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This week we’re going to have a look at the way the US Federal Reserve is managing inflation and what this means for commercial real estate investments in multi-family and/or BTR-SFR properties going forward.
As most real estate investors already know, at its meeting in early November, the Fed raised overnight rates by 75 bps, lifting the Federal Funds Rate to a range of 3.75-4.00%, the highest since early 2008.
This move was no surprise and had largely been priced into the debt/financial markets. However, as is the norm, it is the supporting commentary which gives investors a better insight into the Fed’s policy goals and what commercial real estate investors can expect in terms of interest rate movements etc the coming 12-18 months of the real estate cycle.
So, let’s have a look at some of the key points which were discussed at the Fed’s press conference to get a better insight into where rates are headed and how real estate investors are likely to best position for an upturn once inflation is under control.
Three key points to emerge from the Fed’s press conference after rate hike
There will further be interest rate increases but probably not of the magnitude of the last one:
- a rate increase can be expected in December 2022 but more likely around 50 bps and not the 75 bps increase we have just seen (although the Fed Chairman did not completely rule one out);
- more rate increases are likely follow any hike in December, but these might be milder, but over a longer period, than originally expected;
- the peak of interest rate may accordingly be high than first anticipated;
- the Fed is aware of the time lag of the impact of increased rates on the economy/inflation control
The Fed is willing to let the US economy go into recession in order to tame inflation as this remains a top priority:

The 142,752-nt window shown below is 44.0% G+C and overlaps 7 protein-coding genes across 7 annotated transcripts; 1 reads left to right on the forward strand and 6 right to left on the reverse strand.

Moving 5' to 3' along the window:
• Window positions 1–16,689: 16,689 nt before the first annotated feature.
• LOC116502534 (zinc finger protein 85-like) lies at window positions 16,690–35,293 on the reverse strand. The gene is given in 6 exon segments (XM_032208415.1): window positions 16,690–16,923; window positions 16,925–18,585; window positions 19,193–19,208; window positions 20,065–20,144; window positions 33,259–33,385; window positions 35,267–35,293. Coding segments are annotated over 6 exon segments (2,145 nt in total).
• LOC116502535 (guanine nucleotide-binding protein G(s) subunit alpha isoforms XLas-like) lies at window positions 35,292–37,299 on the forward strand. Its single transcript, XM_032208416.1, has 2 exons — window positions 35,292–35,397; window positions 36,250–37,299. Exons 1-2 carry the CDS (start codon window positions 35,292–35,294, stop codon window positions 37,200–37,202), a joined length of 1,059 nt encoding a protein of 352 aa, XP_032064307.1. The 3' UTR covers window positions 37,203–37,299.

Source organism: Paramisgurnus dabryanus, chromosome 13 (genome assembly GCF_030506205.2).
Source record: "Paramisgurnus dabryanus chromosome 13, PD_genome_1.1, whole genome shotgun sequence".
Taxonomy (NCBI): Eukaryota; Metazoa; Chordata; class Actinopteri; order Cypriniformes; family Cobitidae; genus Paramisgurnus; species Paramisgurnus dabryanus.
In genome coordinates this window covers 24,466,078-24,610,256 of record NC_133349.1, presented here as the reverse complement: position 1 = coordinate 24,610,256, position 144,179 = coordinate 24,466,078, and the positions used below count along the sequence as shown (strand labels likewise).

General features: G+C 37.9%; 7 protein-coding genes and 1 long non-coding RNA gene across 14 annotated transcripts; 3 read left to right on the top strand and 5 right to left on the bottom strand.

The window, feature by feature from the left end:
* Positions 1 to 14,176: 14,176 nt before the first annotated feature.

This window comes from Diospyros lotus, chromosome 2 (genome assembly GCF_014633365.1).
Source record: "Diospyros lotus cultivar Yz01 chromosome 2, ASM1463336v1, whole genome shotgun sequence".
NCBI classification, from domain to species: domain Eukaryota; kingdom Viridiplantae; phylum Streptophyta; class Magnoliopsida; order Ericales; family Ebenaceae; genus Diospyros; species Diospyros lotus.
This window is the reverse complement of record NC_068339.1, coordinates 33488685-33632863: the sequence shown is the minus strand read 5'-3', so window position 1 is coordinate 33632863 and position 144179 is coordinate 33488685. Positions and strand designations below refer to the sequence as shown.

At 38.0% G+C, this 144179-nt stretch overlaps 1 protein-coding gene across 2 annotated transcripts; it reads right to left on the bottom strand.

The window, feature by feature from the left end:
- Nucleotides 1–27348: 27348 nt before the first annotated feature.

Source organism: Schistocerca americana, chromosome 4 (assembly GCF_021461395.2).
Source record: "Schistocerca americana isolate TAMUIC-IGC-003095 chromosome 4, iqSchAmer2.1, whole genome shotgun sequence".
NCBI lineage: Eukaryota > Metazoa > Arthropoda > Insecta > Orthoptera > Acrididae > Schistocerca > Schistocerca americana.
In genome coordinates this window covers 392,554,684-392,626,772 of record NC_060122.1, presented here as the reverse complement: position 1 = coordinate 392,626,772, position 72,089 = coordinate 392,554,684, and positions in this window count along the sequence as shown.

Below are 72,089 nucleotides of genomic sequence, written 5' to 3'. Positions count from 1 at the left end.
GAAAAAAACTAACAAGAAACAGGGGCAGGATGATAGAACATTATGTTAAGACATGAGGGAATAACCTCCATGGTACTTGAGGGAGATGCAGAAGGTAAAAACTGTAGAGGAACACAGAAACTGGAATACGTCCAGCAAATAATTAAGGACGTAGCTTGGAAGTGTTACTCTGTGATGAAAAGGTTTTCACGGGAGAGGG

- controlling inflation will inevitably lead to a sustained period of below trend growth;
- this will eventually lead to a softening labour market which, overall, is very strong with signs of a labour shortages in certain industries;
- housed balance sheets are also strong and it may be necessary to allow or encourage job losses, thereby reducing spending in order to bring inflation down
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There is still a chance of a soft-landing for the economy:
- the Fed won’t let up with rate rises until inflation is below 2% as it is its job to restore price stability so that the labour market benefits over time;
- however, there is still a chance of a soft-landing for the economy (as difficult as this may be), although the window to achieve this has narrowed.
What does all this mean?
At present the commercial real estate market has been facing challenges as rates have moved upwards so quickly. In a typical 90 day period from contract to closing, large uplifts in rates have been having an impact on underwriting figures and project returns.
However, slower smaller steps of interest rate rises are likely to offer some comfort to real estate investors and help stabilise the market in that they can price in smaller potential changes to their costs of funding and, ultimately, to investment returns—even though, over the next year or so, debt capital will still become more expensive.
The risk of a recession in 2023 is rising but Fed policy is aimed at mitigating the depth and duration of any such downturn.
Once the inflationary reduction targets have been met there is likely to be a new growth cycle in commercial real estate with multi-family apartments and BTR-SFR continuing to be in high demand.
CPI Capital has been in the real estate industry long enough to know that property markets move in regular cycles. If the Fed’s inflation containment strategy works and we see a peak of interest rates in early 2023, then we believe we need to be well positioned post-any recession to take advantage of the next phase of the growth cycle for multi-family and BTR-SFR investments.
In any event, we will continue to carefully analyse markets and manage our investment funding costs for the benefit of our passive investors!
CSO, COO, Co-Founder CPI Capital